Biofuels – Flinders University discovers inexpensive way to extract bioactives from single-cell algal oil

To save the world’s fish stocks and oceans, scientists are racing to find better and sustainable ways to make healthy nutritional products such as omega-3 fatty acids, biodiesel, aquaculture and livestock feeds at from fast-growing microalgae.

The innovative process, described in the international journal ACS Sustainable Chemistry & Engineering, describes the new method of using waste sulfur to produce enriched saturated triglycerides from sustainably produced algal oil.

The process uses a single reaction to simultaneously produce valuable polymers from polyunsaturated triglycerides and enrich saturated triglycerides for various value-added applications. The sulfur reaction can derive up to 90% of unsaturated triglycerides from cultured single-celled algae.

“In this study, we build on our body of work in sulfur chemistry to find an innovative way to process triglycerides from lipid-rich microalgae,” said Professor Justin Chalker, whose organic polymers have been adapted for environmental sanitation, slow-release fertilizers, insulation. and electronic waste. “In this case, the algae oil is reacted with sulphur. Polyunsaturated triglycerides form polymers with many established uses, such as environmental remediation. Saturated triglycerides remain unreacted in this process, for recovery and ultimate conversion into value-added substances such as biodiesel.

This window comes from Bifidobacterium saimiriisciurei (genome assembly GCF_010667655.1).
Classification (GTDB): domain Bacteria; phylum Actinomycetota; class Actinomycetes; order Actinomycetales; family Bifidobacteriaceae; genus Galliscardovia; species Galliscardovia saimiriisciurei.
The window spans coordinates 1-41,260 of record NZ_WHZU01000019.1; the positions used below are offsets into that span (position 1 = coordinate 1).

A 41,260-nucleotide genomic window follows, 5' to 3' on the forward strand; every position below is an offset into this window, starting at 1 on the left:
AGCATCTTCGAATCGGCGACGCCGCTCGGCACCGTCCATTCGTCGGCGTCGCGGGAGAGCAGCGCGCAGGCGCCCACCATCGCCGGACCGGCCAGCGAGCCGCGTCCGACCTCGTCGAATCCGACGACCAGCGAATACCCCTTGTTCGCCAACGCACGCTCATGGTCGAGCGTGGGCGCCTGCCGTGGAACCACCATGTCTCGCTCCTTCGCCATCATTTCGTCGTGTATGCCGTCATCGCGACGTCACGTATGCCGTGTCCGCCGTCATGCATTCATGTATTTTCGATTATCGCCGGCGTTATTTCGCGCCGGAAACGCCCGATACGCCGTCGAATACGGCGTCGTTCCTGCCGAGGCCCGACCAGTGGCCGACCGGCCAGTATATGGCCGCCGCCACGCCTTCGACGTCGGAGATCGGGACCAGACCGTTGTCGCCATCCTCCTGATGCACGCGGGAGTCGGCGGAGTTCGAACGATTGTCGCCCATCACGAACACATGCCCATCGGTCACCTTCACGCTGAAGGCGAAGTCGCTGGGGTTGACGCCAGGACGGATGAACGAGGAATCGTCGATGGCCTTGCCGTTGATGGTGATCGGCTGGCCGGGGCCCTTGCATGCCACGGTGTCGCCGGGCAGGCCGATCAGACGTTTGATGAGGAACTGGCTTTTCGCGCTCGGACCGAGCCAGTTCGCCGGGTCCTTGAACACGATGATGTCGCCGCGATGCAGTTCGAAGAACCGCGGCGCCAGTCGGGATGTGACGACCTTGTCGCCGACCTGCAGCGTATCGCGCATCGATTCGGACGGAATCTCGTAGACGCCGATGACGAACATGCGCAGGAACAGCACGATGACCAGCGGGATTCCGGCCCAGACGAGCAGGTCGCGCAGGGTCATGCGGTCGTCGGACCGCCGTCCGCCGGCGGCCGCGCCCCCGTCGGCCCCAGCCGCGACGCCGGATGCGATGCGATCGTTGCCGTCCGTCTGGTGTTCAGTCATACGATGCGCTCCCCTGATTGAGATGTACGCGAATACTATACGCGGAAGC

Associate Professor Munish Puri, of Flinders University’s Bioprocessing Laboratory in Medical Biotechnology, has worked on single-cell oils to produce new materials suitable for nutritional supplements, animal-free meats, biodiesel and other products.

“There is a growing interest in bio-based production of lipids from algae,” said Professor Puri, who has a background in industrial biotechnology and leads the precision fermentation platform for the production of such oils at the ‘Flinders University. “Single-celled thraustochytrids are particularly attractive in this regard, as they can produce over 50% of their weight as triglycerides. But despite their promise, there remains a need for versatile downstream processing to enrich these so-called “single-celled” oils into classes of fatty acids based on the degree of unsaturation. And that’s what this new approach helps solve.

The article – Reaction of Sulfur and Sustainable Algae Oil for Polymer Synthesis and Enrichment of Saturated Triglycerides (2022) by Adarsha Gupta, Max JH Worthington, Harshal D Patel, Martin R Johnston, Munish Puri and Justin M Chalker – was published in the ‘American Journal of the Chemical Society ACS Sustainable Chemistry & Engineering DOI: 10.1021/acssuschemeng.1c08139.

Image: Associate Professor Munish Puri, researcher in medical biotechnology, and Dr Adarsha Gupta, researcher at the Bioprocessing Lab, with locally sourced Australian microalgae in culture.

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